A final protection enjoyed by diplomats is the freedom of movement. This is essentially the ability to move freely within the territory. Protection of the interests of the nationals of the sending state is likely to be hindered without the granting of this freedom. The absence of this freedom would prevent diplomats from assessing developments and conditions in the receiving state. There is some qualification to this right and these relate to the movement into areas which are prohibited or regulated for reasons of national security. Some argue that by placing this restriction on the freedom of movement that it renders this right illusory. (Vark)
This paper has provided a very brief and critical overview of the privileges, immunities and protection that diplomats receive, the subject is broad and it is difficult to point to all the strengths and weaknesses of the current law. What is clear and a theme of all the literature in this area is that the law in this area is sound for the most part. The reason for this is that almost all countries obey these rules because the benefit is reciprocal and it is not generally in their interest not to. Therefore it is argued that the motivation to follow the law is the strength not the actual convention. Furthermore the convention represents customary practices that have been followed for very many years. As with every rule there are exceptions and the convention charge is one of them, the law has failed to address this issue and suggests some ambiguity in the wording of in the text of the convention on diplomatic relations. With state and diplomatic immunity it is impossible to enforce the payment of the congestion charges and similar problems have arisen in New York in relation to parking tickets. (Fisman & Miguel) The solution is not clear and it is hoped that the desire to maintain relationships will outweigh the desire not to pay the congestion charge or parking tickets.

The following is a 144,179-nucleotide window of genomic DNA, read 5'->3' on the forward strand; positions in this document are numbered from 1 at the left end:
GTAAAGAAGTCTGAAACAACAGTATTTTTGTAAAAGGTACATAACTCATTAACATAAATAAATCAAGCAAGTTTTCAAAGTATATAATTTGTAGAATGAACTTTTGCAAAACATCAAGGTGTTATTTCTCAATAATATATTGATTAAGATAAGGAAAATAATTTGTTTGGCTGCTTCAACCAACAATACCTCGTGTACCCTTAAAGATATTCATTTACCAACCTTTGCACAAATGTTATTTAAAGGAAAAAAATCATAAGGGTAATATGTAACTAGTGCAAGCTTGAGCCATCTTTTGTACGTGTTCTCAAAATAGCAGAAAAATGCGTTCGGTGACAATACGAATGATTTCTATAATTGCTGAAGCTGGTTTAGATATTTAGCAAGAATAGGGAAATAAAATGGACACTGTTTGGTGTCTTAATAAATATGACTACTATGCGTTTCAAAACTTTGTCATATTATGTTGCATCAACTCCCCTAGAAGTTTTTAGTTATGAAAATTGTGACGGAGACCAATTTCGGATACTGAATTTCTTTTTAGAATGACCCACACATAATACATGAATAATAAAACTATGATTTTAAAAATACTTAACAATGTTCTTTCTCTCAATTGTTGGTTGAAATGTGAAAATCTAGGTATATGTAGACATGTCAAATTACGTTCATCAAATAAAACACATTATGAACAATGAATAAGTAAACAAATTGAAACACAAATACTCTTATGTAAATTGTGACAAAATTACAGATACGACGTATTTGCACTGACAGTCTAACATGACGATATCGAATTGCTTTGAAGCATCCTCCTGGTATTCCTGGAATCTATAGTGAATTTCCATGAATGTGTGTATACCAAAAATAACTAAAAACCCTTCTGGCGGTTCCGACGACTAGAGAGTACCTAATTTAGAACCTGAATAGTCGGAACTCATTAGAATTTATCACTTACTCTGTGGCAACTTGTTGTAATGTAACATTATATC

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- Brown J, “ Diplomatic Immunity: State Practice Under the Vienna Convention on Diplomatic Relations”, International and Comparative Law Quarterly 37(1), (1988) 53-58
- Fisman R & Miguel E, “Cultures of Corruption: Evidence from Diplomatic Parking Tickets”, National Bureau of Economic Research (2006)
- Higgins R, “The Abuse of Diplomatic Privileges and Immunities: Recent United Kingdom Experience”, The American Journal of International Law, Vol 79, No 3 (1989) pp 641-651
- Lee T. Consular Law and Practice Second Edition. 1989
- McClanahan G. Diplomatic Immunity: Principles, Practices and Problems Georgetown University, Washington, 1989
- Satow. Guide to Diplomatic Practice. Fifth Edition 1989
- Silva E. Diplomacy in International Law Leiden,1972
- VarK R, “The Siege of the Estonian Embassy in Moscow: Protection of a Diplomatic Mission and Its Staff in the Receiving State”, Juridca International XV (2008)
 A copy of the Treaty can be viewed at http://untreaty.un.org/ilc/texts/instruments/english/conventions/9_1_1961.pdf